The 2018 Orioles are a Mad Libs baseball team. Each game is played with a near certainty that they will lose. The only thing that must be done is fill in the blanks with the appropriate nouns and verbs to describe a particular loss. They did not declare independence from bad baseball on the Fourth of July. They just lost to the Phillies again, 4-1.
Continuing their ongoing commitment to exploring every possible way to lose a baseball game, the O’s were beaten on Wednesday afternoon despite giving up just three hits. It is hard to lose a game when you give up only three hits. These Orioles are up to that task. They found a way to do it, as they have found a way to lose 60 times before today and may yet find a way to lose 60 more times after today.
There were a few architects of the loss. The first Oriole sitting down on the dunk tank seat for your catharsis is Chris Davis. It is a challenge to describe just how atrocious Davis has been this season because he has managed to be putrid in a way that has been seldom, if ever, seen in MLB.
Most often, this is in reference to Davis’s performance at the plate, and indeed, although he did get a hit on Independence Day, he also struck out three times to pull himself within one of Cal Ripken Jr. for the all-time Orioles strikeout lead. He batted fifth despite what’s now a .154/.229/.261 batting line on the season, complaining about which is barely even worth it when the Orioles are 24-61 but is still vexing when I actually think about it.
Yet a position player can torpedo his team with more than just his bat. He can do bad things with his glove, too.
O’s starter Yefry Ramirez entered the fifth inning without having allowed a hit to the Phillies up to that point. The Orioles even held a 1-0 lead after Adam Jones scored Tim Beckham from first base with a double in the third inning. That changed in a hurry, though. After getting one out, Ramirez issued a walk to Nick Williams and then a double to struggling rookie Scott Kingery.
Tough spot to be in for a guy pitching in his third ever MLB game. Ramirez got Phillies catcher Jorge Alfaro to ground softly towards first base. Davis took three steps to his left and had the ball slip under his glove into right field. Two runs scored on the play, one of which was unearned due to the Davis error. The ball was judged to have been enough to score Williams regardless.
This ended up as the only bump in the road for Ramirez. He pitched five innings, gave up just one hit and two walks, and had only one earned run against him with four strikeouts on only 65 pitches thrown. That’s pretty good, enough that he should get some more chances in the #5 spot in the rotation.
As it all turned out, this was enough for the Phillies to win. Though the O’s out-hit the Phils 7-3 in the game, they could not get a clutch hit to save their lives, going 0-8 in chances with runners in scoring position. Manny Machado, whose future Phillies potential by trade, free agency, or both struck the Philadelphia fans so much that they cheered him for the last two games, was 0-2 with RISP, as were Trey Mancini and Mark Trumbo.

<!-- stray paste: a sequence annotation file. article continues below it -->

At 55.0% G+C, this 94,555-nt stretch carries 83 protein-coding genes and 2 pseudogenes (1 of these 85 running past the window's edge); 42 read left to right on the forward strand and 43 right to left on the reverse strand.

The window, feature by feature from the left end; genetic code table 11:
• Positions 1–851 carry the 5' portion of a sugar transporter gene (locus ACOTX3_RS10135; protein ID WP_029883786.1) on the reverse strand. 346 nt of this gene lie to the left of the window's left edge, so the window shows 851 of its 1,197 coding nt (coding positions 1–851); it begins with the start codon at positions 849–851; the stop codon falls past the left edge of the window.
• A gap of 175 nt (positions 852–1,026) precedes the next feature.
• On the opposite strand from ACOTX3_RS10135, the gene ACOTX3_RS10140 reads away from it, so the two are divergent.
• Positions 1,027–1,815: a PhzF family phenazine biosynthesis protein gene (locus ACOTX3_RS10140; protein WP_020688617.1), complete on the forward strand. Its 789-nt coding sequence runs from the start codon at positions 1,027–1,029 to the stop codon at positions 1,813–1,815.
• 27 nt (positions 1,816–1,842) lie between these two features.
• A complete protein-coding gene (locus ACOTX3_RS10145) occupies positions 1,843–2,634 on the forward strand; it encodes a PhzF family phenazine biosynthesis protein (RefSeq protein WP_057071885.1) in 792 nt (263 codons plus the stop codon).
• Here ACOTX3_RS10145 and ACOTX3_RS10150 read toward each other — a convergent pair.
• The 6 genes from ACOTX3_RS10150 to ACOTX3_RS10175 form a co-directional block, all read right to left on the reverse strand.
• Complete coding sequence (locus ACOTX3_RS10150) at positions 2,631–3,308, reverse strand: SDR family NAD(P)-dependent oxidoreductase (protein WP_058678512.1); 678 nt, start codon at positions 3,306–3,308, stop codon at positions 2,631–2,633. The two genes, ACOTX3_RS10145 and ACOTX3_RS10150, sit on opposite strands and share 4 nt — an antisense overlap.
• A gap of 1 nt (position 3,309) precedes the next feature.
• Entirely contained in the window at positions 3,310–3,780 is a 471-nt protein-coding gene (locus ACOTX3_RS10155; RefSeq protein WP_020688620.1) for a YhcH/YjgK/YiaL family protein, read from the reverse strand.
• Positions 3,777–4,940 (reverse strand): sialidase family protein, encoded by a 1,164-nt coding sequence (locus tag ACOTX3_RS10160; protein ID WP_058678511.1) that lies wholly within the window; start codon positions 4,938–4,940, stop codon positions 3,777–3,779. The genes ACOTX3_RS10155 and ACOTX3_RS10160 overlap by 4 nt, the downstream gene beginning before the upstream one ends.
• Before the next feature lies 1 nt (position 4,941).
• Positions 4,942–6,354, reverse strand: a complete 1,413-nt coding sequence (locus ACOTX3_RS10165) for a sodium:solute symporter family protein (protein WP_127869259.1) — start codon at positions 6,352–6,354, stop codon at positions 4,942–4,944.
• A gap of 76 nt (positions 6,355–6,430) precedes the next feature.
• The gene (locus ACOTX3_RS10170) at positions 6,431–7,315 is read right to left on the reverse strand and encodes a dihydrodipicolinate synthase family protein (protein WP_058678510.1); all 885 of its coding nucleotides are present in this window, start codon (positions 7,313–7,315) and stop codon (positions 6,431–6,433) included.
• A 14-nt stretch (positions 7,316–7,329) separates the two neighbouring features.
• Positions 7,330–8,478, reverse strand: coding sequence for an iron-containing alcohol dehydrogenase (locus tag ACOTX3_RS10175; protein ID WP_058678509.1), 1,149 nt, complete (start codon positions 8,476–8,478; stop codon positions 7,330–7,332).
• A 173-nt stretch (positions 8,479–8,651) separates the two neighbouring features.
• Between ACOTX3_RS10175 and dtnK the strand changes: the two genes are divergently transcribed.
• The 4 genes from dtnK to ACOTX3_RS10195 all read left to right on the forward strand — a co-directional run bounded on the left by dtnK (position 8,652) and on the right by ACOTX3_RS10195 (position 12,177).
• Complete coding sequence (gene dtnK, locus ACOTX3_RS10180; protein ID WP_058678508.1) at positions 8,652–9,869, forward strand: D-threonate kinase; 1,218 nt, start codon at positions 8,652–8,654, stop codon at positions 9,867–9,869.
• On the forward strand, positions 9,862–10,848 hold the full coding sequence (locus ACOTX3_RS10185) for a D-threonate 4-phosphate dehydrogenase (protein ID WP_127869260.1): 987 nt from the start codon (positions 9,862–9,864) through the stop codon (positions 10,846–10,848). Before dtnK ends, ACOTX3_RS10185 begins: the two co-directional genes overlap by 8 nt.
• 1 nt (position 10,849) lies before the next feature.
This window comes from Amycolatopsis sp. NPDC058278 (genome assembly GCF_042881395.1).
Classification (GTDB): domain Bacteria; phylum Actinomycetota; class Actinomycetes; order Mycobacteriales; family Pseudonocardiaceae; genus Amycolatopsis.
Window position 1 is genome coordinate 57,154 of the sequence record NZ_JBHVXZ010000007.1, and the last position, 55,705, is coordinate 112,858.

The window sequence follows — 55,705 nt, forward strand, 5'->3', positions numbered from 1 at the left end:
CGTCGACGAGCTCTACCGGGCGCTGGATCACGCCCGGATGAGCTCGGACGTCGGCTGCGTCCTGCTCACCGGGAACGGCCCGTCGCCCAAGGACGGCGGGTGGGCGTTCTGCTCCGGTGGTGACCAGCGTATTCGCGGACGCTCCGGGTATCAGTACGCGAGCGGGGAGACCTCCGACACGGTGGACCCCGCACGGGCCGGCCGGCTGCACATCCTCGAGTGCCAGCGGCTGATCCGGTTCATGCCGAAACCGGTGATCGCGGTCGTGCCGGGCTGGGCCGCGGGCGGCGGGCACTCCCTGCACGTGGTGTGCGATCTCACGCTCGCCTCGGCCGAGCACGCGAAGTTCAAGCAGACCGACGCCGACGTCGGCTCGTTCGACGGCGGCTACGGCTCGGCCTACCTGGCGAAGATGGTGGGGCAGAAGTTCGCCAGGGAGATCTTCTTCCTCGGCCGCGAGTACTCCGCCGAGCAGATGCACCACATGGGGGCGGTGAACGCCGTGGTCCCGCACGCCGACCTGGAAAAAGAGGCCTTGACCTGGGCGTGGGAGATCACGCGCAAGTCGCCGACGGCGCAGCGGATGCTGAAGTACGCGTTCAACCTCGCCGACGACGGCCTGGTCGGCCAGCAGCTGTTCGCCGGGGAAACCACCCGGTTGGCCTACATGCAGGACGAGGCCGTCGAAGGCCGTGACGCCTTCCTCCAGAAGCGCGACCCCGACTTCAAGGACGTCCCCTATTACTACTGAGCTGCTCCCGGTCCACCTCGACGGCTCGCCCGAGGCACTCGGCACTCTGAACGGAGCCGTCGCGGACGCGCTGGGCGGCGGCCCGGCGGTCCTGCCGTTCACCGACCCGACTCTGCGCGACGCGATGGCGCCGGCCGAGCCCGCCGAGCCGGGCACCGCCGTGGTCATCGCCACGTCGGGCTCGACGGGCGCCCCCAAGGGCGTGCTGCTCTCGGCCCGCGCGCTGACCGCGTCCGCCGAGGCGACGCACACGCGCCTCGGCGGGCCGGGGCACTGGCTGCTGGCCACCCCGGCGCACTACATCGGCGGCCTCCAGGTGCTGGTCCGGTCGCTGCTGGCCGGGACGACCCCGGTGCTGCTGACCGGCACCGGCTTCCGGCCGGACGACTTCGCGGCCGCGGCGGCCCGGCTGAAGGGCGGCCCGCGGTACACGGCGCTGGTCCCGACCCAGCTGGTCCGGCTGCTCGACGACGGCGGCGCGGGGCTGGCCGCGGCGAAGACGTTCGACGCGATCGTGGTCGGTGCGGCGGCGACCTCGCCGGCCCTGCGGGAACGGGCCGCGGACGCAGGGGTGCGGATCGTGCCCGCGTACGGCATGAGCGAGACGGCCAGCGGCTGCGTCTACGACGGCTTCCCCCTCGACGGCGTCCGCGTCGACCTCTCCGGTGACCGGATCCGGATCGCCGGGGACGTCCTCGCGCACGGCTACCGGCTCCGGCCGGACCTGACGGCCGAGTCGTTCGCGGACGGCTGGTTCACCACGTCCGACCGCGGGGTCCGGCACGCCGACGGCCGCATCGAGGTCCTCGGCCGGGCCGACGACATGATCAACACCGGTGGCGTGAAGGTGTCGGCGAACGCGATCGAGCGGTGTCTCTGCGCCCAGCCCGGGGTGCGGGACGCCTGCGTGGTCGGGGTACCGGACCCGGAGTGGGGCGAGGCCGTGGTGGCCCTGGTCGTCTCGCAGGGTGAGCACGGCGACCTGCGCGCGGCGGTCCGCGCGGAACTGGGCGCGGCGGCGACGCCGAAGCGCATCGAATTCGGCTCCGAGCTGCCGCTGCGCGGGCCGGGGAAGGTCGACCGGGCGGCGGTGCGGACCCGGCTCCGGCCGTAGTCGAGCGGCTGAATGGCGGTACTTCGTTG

The #5 starter before Ramirez, David Hess, entered in relief in the sixth inning. Things didn’t end up going much better for him in relief than they had been going as a starter. Hess walked Carlos Santana to lead off the seventh inning and then served up an All-American tater to Williams, putting the O’s in a 4-1 hole. Their pitchers issued three walks in the game and two of them came around to score.
Hess has now allowed 11 home runs in 49.2 big league innings. It’s not easy to be an MLB pitcher. The O’s might as well see if he has some future value as they continue stumbling through the season, but there will be lumps when it doesn’t work out. Not that it ended up mattering all that much in this game, since they only scored one run.
The lack of run output was less embarrassing here than it has been at times. That’s because the O’s were going up against Phillies starter Aaron Nola, who may not be a household name but who has broken out in a big way so far in 2018. Nola came into the game with a 2.48 ERA over seven starts, with 107 strikeouts against just 31 walks in 109 innings.
Nola is good. The Orioles offense is not. Baseball can often surprise, but more often than that what happens is exactly what you could expect ahead of time. Every time the O’s threatened Nola, he shut them down. Nola pitched seven innings. The O’s went hitless against 23-year-old reliever Victor Arano, who tossed the final two innings to pick up his first MLB save.
One slight positive for the O’s in this game is that Zach Britton pitched a scoreless eighth inning without allowing any baserunners. He’s going to need a few more outings like that before he might convince the scouts who are watching his every move that their teams might want to trade for him before July 31. Hopefully, for the sake of the O’s future, Britton is able to do that.
The O’s are off to Minnesota next to take on the Twins for a four game set beginning Thursday night at 8:10 Eastern. The Twins are also reeling lately, so maybe the O’s can actually win a game out there. Stranger things have happened.